Beauty spots in Shropshire and Wales deserted as stay-at-home rules are obeyed

Normally the Easter holidays would herald a spike in visitors to our beauty spots across Shropshire and the Welsh border.

Empty benches alongside Ellesmere mere
Empty benches alongside Ellesmere mere

Today they lie deserted as a clampdown on people driving to take their daily exercise takes hold.

Ellesmere's mereside and gardens should be full of families feeding the ducks and geese and playing on the swings. But the waterside car parking is empty, the ice-cream kiosk, toilets and play park locked, and a sign informs anglers that the water is closed.

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The mereside paths are still open for the people to live in the town to walk their dogs and exercise - and social distancing is very obvious.

Llanrhaeadr Waterfall

The car park belongs to Shropshire Wildlife Trust, which has been asked to close those at other reserves to dissuade visitors.

John Hughes from the Trust said there were a wealth of green spaces within walking distance for many people in Telford.

Across the border in Wales tourists are finally heeding the message not to travel.

Phillip Facey

The roads around Lake Vyrnwy are empty, the RSPB visitor centre and reserve closed.

And with the four-mile long road from Llanrhaeadr up to its waterfall now closed, one of the seven wonders of Wales is deserted save for the farmers who have animals grazing there and the owners of the tea room and campsite.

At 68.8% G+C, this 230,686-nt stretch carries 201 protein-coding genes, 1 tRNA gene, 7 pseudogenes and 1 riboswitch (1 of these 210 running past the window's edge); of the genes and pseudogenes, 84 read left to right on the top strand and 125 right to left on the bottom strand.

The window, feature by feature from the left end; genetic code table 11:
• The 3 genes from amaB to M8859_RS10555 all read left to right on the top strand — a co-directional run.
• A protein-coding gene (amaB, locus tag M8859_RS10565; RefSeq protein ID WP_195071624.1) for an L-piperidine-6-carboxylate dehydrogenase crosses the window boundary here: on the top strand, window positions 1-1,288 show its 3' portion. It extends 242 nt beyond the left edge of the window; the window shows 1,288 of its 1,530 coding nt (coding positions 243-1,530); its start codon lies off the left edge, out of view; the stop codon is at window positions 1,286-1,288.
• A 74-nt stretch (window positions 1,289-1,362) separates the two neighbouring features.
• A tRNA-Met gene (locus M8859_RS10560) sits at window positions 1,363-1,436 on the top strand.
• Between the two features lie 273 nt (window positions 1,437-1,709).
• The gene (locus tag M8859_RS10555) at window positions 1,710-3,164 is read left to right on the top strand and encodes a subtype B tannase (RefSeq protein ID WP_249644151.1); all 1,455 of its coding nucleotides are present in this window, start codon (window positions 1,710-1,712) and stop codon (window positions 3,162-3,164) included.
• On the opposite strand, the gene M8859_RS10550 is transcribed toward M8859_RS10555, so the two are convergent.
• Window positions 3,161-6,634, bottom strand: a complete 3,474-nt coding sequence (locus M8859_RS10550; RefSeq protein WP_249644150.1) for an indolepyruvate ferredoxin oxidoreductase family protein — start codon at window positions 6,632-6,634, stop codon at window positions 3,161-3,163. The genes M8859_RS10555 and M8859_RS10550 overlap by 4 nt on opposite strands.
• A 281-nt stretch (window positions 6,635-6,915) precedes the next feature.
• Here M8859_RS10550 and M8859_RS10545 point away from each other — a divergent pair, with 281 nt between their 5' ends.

Phil Facey from the tea room under the magnificent Llanrhaeadr waterfall says he hopes people will use the lockdown to connect with their spiritual side and with the planet that he says humankind is killing.


His livelihood is on hold at the moment.

Yet he says he welcomes the time it is giving him to understand the special place he lives in.

"I have been here for 20 years but until now have never really appreciated just how special this place is. There is a different level of consciousness here," he said.

"The night skies have been incredible."

Lake Vyrnwy on lockdown

He said that the virus was sending an important message to humans all over the world.

"We haven't been looking after this world for many many years. We have been caught up in consumerism and the madness of materialism," he said.

"Everything on earth is connected in a very special way and we haven't been doing our housekeeping. We have stopped looking after the world, the environment and each other.

"This is an incredible chance to dig deeply and look within ourselves and what we have been doing to this planet.

Lake Vyrnwy hotel closed

"We have lost touch with our most special gift the earth that we live on.

"Mankind has polluted the home that he lives on and now we are having to face up to what we have done and work out how we can mend it.

"I believe this is a powerful message, a shot across the bows, that if we don't stop this madness we will be stopped."

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